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Salt Lake County's two dozen largest arts groups are likely to divide $13.7 million in funding next year from the Zoo, Arts and Parks (ZAP) tax.

That's about $500,000 more than was available this year, signifying the continuing slow but steady rebound of the county's economy from the Great Recession.

The recovery also is reflected in the financial records of the 22 arts and culture groups and three zoological organizations up for funding next year, said Elizabeth Mitchell, chairwoman of an advisory council whose recommendation received unanimous County Council approval Tuesday.

"The financial health of this year's pool is the strongest since the recession — and continues to get better," said Mitchell. Now they're to the level they were in 2007. It's taken nine years to crawl back."

The large arts and culture groups received a slightly smaller percentage of the ZAP funding — provided through a tenth-of-a-cent sales tax — because this was the first year the Living Planet Aquarium in Sandy was eligible for zoological funding.

The aquarium will get a little more than $1 million next year, about half as much as Utah's Hogle Zoo ($2.3 million) but considerably more than Tracy Aviary ($297,000).

State law limits the number of large arts groups that can receive ZAP funding, so the county could provide grants to only 22 of the 24 applicants.

Just as last year, neither The Grand Theatre at Salt Lake Community College nor The Leonardo made the cut. Both will be among the largest recipients of funding next spring when the county divvies up another pot of ZAP money set aside for smaller arts organizations.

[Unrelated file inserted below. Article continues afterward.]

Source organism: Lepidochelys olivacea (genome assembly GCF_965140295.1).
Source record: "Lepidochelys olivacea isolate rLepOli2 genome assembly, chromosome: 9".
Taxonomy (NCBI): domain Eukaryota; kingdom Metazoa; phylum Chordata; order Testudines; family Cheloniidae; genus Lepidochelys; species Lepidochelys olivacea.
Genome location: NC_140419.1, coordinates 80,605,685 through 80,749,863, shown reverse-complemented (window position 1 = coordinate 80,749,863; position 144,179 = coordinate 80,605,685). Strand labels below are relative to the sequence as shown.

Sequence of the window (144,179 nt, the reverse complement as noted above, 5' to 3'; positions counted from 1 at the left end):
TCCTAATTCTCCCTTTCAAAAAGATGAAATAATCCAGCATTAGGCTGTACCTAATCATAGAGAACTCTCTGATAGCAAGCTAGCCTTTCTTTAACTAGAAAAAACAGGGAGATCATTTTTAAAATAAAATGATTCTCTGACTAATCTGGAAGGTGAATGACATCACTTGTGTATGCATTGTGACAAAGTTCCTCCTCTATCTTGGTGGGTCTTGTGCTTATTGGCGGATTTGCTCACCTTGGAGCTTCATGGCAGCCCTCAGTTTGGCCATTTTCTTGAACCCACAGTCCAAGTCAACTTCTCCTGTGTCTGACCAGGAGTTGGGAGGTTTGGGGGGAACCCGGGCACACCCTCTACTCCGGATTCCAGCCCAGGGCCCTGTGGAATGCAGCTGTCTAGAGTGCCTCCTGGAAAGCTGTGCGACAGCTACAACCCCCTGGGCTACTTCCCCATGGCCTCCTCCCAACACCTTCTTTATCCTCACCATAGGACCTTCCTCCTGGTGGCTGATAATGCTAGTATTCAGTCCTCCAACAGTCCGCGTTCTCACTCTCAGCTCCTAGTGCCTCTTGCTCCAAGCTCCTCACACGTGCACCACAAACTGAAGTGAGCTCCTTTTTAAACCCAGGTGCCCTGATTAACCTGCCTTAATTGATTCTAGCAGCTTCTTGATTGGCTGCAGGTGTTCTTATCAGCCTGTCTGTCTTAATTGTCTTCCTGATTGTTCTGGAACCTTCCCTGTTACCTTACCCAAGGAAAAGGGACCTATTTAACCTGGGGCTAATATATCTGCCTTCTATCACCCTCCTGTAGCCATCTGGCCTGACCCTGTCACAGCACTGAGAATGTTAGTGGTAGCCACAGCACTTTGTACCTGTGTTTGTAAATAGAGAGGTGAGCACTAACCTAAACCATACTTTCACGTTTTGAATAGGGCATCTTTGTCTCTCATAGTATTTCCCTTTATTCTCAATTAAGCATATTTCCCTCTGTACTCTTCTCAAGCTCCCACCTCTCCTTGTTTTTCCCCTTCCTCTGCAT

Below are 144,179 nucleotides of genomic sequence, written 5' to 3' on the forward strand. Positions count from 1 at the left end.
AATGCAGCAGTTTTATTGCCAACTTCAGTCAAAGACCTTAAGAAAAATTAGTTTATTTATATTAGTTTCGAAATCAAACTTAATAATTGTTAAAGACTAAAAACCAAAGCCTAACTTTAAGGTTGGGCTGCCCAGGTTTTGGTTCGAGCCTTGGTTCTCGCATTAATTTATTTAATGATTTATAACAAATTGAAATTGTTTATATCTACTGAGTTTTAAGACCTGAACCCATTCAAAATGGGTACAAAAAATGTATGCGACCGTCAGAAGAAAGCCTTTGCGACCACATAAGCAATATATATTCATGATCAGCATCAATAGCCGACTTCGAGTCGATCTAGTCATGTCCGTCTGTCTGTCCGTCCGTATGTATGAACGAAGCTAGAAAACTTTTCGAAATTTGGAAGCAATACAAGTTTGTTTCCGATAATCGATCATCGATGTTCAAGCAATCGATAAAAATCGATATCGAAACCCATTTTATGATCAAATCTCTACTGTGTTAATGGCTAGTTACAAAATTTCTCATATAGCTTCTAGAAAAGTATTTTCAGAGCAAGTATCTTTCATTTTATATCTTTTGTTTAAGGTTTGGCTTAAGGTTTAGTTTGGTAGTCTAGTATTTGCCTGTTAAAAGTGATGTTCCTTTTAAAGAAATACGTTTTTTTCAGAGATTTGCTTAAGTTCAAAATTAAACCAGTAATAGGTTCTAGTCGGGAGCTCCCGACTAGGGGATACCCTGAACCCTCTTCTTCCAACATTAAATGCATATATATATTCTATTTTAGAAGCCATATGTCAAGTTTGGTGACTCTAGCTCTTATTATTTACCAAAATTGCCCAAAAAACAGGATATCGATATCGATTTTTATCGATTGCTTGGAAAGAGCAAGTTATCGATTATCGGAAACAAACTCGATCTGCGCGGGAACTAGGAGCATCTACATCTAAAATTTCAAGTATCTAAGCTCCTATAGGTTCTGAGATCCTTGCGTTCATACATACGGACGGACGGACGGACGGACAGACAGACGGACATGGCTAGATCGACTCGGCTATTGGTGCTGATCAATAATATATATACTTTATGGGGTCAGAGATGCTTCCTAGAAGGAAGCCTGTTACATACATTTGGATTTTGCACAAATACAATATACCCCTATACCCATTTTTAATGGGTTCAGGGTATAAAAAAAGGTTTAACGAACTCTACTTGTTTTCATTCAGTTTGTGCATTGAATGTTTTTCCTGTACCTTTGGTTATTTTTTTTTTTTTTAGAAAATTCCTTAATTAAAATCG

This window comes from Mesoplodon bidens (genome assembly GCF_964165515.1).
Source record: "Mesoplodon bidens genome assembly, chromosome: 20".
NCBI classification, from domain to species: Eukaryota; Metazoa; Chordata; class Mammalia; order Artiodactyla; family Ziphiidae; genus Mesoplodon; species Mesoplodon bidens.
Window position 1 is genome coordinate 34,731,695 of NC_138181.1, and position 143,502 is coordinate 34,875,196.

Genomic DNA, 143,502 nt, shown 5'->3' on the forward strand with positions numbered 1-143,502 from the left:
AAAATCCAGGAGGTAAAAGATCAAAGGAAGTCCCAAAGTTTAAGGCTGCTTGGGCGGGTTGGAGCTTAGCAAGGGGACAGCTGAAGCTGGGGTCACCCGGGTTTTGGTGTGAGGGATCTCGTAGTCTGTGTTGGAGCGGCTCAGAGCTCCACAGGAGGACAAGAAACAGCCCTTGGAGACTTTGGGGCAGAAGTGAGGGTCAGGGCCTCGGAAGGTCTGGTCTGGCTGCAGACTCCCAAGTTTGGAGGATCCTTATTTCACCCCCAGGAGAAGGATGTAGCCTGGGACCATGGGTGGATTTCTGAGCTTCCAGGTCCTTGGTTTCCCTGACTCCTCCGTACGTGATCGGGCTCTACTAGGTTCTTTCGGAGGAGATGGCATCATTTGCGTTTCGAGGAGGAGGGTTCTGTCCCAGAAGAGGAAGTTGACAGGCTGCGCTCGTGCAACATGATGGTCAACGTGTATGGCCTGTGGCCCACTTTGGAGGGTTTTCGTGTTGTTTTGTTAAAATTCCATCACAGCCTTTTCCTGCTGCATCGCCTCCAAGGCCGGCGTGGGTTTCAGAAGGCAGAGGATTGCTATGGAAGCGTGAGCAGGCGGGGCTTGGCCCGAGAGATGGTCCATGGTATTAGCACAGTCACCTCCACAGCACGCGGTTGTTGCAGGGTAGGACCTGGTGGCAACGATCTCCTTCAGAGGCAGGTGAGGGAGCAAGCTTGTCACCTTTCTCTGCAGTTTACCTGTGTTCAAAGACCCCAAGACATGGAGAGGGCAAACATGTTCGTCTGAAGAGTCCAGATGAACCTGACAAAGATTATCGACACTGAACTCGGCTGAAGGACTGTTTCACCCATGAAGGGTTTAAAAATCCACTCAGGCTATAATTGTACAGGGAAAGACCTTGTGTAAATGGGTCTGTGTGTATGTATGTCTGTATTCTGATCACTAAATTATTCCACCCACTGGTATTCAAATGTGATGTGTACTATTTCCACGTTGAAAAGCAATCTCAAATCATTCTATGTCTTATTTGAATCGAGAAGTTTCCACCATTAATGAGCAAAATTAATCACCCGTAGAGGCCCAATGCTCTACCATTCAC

Among the large groups, the Utah Symphony & Opera once again led recipients with $2.2 million.

Next in line were the Natural History Museum of Utah ($1.2 million), Ballet West ($1.2 million), Red Butte Garden ($1.04 million), Hale Center Theater ($955,000) and Pioneer Theater Company ($620,345).

This year, large arts groups had to prove they had operational expenses of at least $335,700, an amount that will grow next year to $354,000, said advisory council member Grace Lin.

Mitchell said the county's investments in its arts, culture and zoological programs is providing rewards for residents.

Just under 4 million people attended events last year, she said, including 1.3 million free admissions.

The arts groups had total qualifying expenses of $77.3 million and provided full- and part-time jobs to 2,326 people — plus 5,719 volunteers.

Smaller groups receiving Zoo, Arts and Parks funding

Among the smaller of Salt Lake County's large arts groups, ZAP funding also went to:

• Ririe-Woodbury Dance Foundation ($111,348)

• Utah Humanities ($106,785)

• Repertory Dance Theatre ($90,863)

• Utah Heritage Foundation ($71,900)

• Art Access ($65,001)

Source: Salt Lake County